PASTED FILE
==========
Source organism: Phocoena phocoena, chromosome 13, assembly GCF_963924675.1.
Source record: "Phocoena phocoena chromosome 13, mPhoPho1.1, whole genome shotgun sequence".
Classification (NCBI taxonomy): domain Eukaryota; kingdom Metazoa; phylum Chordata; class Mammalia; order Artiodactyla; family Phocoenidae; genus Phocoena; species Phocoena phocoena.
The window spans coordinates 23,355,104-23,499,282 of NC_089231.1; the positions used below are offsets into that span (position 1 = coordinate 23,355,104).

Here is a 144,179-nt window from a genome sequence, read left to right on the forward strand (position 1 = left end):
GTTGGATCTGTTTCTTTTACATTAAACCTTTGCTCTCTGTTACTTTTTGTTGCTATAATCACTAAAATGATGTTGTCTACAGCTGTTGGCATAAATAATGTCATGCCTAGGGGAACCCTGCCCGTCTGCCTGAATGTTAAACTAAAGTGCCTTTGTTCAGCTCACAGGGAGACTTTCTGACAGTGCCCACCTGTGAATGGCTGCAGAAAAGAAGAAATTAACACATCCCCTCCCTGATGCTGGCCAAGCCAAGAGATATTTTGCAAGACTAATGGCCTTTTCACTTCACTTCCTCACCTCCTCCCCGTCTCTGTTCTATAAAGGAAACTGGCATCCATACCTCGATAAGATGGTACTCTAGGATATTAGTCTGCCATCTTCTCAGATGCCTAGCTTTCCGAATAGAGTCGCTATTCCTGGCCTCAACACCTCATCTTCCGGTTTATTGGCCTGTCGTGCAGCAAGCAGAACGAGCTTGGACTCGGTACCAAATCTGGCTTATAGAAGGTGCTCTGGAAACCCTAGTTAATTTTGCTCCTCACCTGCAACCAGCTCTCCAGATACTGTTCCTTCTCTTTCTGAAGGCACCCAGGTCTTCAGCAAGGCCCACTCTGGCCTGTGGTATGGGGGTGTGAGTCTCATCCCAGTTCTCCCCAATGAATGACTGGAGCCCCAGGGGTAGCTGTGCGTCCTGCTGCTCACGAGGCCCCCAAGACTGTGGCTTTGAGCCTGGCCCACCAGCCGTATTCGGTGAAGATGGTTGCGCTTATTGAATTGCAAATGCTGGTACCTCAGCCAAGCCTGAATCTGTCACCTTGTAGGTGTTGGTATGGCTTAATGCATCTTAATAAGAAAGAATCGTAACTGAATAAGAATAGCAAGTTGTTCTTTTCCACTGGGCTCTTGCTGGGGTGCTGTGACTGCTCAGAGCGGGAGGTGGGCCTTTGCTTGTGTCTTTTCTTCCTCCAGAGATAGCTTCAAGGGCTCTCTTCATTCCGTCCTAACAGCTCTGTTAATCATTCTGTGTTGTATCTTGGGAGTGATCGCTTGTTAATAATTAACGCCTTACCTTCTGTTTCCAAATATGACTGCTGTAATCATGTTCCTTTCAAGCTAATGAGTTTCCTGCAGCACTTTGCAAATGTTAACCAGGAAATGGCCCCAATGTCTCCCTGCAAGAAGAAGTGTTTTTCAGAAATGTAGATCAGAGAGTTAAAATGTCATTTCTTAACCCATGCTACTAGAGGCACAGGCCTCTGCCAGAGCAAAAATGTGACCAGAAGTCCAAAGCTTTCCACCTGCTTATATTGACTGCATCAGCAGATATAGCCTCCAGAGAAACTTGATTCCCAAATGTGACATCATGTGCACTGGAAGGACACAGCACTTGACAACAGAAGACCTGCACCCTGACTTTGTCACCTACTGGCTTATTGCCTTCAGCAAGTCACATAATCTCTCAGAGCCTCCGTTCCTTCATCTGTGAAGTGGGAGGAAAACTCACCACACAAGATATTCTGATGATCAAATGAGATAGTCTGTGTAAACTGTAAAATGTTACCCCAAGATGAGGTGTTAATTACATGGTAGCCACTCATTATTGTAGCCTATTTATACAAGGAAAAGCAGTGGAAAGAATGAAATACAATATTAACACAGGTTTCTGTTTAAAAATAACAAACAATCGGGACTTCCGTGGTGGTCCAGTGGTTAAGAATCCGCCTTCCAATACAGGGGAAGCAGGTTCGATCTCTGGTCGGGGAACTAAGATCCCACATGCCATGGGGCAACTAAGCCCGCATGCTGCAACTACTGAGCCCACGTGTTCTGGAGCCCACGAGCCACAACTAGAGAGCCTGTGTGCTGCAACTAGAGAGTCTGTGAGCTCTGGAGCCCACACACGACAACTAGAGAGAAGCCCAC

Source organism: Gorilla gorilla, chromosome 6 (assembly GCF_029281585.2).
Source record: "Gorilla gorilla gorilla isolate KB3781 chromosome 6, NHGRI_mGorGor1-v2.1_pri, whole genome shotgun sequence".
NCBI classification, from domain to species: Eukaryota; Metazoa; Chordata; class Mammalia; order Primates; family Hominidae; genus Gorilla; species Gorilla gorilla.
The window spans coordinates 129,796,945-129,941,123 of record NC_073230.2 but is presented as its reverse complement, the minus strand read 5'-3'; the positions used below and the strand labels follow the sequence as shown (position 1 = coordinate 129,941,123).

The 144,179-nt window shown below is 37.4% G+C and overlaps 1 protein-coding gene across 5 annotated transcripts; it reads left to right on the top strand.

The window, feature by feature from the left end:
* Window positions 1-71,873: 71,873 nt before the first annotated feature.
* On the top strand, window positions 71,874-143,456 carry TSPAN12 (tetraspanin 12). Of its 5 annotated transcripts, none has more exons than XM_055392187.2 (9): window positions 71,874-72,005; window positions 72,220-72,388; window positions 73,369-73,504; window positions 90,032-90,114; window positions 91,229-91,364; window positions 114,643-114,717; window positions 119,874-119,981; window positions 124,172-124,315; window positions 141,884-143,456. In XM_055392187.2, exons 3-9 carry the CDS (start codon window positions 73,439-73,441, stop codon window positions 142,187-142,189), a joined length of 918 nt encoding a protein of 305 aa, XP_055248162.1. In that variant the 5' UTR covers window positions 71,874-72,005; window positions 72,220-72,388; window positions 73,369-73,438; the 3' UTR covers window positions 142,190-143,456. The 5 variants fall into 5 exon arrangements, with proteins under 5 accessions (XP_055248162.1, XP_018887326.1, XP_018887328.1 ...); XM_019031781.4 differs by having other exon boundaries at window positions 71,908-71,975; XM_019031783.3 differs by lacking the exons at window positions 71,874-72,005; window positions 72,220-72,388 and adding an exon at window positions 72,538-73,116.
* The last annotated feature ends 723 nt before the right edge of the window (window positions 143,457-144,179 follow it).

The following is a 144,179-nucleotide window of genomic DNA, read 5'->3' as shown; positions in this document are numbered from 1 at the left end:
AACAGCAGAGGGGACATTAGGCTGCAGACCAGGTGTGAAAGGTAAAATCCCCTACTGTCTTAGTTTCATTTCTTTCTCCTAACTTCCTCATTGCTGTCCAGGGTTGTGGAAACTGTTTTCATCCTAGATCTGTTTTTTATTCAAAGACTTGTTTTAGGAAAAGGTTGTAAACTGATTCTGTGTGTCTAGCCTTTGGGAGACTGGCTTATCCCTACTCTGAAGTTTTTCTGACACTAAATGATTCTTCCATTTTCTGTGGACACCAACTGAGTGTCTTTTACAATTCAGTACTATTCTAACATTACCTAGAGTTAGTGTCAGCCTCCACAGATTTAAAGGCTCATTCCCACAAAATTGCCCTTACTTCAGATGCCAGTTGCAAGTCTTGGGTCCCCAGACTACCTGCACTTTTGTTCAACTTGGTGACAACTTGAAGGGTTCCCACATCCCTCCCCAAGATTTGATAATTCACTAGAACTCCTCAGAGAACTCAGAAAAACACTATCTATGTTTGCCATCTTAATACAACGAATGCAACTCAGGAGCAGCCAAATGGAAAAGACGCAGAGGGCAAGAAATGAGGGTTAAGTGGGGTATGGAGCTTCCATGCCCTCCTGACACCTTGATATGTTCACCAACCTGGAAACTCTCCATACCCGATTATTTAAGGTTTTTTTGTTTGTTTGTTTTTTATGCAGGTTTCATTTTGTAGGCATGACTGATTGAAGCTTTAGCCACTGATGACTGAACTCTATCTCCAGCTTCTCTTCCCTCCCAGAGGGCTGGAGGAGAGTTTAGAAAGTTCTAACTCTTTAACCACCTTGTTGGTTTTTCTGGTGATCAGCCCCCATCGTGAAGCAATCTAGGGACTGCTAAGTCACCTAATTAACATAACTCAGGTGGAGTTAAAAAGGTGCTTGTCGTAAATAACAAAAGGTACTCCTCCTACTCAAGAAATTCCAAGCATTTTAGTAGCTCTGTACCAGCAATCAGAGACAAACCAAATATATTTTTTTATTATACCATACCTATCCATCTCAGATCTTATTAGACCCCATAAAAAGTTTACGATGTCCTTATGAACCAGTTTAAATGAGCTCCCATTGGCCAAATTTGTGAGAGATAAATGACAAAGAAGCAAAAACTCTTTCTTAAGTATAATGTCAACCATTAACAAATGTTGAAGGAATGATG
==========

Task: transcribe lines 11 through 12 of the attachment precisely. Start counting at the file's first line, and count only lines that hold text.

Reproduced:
The 144,179-nt window shown below is 37.4% G+C and overlaps 1 protein-coding gene across 5 annotated transcripts; it reads left to right on the top strand.

The window, feature by feature from the left end: